In response, the Fed will discuss accelerating its tapering of asset purchases – Treasurys and mortgage backed securities (MBS) – at its December meeting. This month, the Fed began tapering its $120bn in monthly asset purchases to the tune of $15bn/month, as was the plan going forward.

Tapering is now poised to accelerate, opening the door for interest rate hikes faster than anticipated.

“At this point, the economy is very strong and inflationary pressures are high, and it is therefore appropriate in my view to consider wrapping up the taper of our asset purchases… perhaps a few months sooner,” said Powell.

Up until the December meeting, the Fed will also take into consideration another inflation and labour report, along with greater clarity on the Omicron variant, he noted.

Much remains unknown about Omicron, and the markets are likely to swing wildly from headline to headline until clarity emerges.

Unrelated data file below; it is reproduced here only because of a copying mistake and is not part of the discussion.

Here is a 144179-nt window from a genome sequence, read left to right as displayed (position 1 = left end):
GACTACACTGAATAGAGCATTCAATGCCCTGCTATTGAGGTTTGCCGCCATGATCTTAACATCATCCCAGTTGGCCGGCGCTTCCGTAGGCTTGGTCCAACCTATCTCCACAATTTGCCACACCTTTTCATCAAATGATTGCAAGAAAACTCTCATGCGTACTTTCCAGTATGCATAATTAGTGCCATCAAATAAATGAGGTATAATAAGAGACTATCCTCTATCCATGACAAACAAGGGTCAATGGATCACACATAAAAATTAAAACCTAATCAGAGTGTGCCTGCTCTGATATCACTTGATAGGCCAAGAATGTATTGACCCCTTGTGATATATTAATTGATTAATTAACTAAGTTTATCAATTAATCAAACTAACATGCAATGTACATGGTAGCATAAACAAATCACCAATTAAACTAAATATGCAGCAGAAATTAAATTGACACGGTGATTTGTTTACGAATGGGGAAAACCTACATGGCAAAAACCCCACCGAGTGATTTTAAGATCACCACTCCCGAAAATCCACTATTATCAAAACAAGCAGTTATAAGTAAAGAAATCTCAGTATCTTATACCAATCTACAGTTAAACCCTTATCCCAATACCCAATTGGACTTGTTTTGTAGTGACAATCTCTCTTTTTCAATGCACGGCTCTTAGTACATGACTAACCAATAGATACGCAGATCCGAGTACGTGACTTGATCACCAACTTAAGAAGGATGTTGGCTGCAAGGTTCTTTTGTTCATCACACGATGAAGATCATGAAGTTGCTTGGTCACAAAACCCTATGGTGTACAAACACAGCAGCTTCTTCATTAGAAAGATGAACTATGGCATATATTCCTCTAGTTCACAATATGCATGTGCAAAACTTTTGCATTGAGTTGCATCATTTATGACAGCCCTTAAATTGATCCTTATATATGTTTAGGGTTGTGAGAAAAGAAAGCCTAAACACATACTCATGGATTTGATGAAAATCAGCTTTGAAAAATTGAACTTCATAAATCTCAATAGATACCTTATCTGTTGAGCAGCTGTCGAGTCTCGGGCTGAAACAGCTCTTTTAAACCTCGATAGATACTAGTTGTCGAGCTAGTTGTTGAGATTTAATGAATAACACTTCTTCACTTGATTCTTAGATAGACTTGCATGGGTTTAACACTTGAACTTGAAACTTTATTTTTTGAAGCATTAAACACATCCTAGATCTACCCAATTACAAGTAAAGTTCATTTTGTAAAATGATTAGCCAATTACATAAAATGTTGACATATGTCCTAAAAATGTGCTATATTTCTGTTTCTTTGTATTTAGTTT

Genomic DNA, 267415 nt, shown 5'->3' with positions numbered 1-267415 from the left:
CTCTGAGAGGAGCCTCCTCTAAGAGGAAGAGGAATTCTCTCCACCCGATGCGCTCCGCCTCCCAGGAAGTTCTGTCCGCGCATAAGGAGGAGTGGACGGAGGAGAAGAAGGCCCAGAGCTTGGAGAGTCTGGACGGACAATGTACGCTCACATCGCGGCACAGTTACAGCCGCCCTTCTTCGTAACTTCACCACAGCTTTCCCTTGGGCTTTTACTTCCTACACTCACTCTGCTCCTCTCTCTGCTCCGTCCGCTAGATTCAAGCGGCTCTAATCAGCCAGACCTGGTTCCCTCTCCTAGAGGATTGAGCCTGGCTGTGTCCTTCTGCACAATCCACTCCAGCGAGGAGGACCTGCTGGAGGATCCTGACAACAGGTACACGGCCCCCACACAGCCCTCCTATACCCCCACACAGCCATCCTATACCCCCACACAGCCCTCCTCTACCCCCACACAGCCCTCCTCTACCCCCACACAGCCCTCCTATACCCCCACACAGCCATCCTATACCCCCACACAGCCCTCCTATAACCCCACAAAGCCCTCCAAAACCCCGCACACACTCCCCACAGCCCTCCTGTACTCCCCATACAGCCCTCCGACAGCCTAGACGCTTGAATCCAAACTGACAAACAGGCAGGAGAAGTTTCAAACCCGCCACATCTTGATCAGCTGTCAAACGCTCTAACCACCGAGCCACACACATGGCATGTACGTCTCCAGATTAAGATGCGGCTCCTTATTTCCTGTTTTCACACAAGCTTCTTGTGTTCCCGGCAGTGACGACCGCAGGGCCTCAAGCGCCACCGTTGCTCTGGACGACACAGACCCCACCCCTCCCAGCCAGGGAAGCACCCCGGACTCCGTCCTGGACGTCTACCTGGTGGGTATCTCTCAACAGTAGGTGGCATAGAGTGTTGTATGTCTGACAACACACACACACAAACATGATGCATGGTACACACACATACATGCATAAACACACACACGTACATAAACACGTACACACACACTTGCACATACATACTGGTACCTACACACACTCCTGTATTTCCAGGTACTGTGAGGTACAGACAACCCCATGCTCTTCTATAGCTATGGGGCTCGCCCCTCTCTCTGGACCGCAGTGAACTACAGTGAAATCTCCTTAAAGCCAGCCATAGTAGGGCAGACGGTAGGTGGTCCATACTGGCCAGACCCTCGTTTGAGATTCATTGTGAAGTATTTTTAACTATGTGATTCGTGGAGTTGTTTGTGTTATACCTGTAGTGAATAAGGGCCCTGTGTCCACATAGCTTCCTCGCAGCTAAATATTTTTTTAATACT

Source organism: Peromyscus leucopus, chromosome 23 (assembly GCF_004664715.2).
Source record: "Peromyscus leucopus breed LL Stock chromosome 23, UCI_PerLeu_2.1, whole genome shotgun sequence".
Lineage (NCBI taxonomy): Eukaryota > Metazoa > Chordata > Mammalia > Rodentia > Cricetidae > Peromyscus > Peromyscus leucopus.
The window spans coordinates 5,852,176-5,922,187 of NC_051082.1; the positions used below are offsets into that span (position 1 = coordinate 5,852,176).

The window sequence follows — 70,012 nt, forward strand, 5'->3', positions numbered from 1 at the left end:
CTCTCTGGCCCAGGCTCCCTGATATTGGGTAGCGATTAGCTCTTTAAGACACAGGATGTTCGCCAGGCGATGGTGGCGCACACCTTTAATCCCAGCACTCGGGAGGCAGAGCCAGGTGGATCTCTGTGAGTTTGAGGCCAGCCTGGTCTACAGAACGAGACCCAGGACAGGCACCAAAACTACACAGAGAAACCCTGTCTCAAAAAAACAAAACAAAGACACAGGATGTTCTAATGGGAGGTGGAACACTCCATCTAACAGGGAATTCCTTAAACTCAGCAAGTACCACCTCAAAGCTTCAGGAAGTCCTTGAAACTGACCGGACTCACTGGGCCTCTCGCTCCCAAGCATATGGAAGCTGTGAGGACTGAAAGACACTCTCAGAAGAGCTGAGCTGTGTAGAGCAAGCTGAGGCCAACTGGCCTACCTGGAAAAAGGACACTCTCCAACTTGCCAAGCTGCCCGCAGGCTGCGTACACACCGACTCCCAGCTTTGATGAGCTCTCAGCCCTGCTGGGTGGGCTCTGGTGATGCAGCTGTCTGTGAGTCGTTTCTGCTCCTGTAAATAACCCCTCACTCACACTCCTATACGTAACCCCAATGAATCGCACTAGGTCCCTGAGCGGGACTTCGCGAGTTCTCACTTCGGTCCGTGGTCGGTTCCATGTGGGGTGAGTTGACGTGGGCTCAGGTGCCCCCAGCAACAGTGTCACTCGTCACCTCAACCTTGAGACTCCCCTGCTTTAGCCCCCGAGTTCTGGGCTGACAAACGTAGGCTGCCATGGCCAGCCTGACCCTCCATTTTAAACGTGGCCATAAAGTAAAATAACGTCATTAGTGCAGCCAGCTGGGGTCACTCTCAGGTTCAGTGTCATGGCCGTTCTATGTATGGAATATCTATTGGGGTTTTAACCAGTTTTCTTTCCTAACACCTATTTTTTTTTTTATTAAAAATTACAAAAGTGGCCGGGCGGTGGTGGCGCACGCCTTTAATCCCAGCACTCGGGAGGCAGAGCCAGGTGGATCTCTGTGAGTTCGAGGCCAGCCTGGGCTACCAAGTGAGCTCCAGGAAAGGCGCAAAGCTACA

“If it is like Delta, it may slow US economic activity, like during the summer with a few state and local soft lockdowns… [with] a few soft months in food service, leisure and hospitality and travel,” said Swift from ICIS.

“Manufacturing outside of few labour-intensive industries such as meatpacking likely won’t be affected. I think most firms have adapted and are ready for something like this,” he added.

Credit ratings agency Fitch Ratings points out that it is too soon to incorporate the impact of Omicron into its economic growth forecasts until more is known about its transmissibility and severity.

“We currently believe that another large, synchronised global downturn, such as that seen in H1 2020, is highly unlikely but the rise in inflation will complicate macroeconomic responses if the new variant takes hold,” said Fitch Ratings in a report.

While a repeat of the recession in H1 2020 is unlikely, “the return to pre-pandemic levels of activity in the most exposed sectors, such as tourism and international travel, will be disrupted, and the shift back to services from goods consumption may also slow”, according to Fitch Ratings.